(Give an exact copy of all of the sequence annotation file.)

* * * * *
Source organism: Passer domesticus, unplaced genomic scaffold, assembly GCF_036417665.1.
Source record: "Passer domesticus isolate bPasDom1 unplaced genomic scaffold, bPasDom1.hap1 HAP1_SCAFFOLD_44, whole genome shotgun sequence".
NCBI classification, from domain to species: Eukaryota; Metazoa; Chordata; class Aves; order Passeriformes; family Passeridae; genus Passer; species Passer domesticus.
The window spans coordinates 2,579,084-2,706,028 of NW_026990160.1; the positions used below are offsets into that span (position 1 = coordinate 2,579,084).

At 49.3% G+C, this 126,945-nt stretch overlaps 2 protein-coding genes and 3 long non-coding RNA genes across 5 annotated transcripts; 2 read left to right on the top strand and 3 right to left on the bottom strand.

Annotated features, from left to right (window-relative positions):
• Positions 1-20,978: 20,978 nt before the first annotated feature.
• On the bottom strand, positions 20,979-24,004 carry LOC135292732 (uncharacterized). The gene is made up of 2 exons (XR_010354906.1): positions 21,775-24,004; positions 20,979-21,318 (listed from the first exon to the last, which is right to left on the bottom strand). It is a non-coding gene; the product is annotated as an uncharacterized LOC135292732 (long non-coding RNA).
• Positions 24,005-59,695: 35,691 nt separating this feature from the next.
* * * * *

Source organism: Passer domesticus, unplaced genomic scaffold, assembly GCF_036417665.1.
Source record: "Passer domesticus isolate bPasDom1 unplaced genomic scaffold, bPasDom1.hap1 HAP1_SCAFFOLD_44, whole genome shotgun sequence".
NCBI classification, from domain to species: Eukaryota; Metazoa; Chordata; class Aves; order Passeriformes; family Passeridae; genus Passer; species Passer domesticus.
The window spans coordinates 2,579,084-2,706,028 of NW_026990160.1; the positions used below are offsets into that span (position 1 = coordinate 2,579,084).

At 49.3% G+C, this 126,945-nt stretch overlaps 2 protein-coding genes and 3 long non-coding RNA genes across 5 annotated transcripts; 2 read left to right on the top strand and 3 right to left on the bottom strand.

Annotated features, from left to right (window-relative positions):
• Positions 1-20,978: 20,978 nt before the first annotated feature.
• On the bottom strand, positions 20,979-24,004 carry LOC135292732 (uncharacterized). The gene is made up of 2 exons (XR_010354906.1): positions 21,775-24,004; positions 20,979-21,318 (listed from the first exon to the last, which is right to left on the bottom strand). It is a non-coding gene; the product is annotated as an uncharacterized LOC135292732 (long non-coding RNA).
• Positions 24,005-59,695: 35,691 nt separating this feature from the next.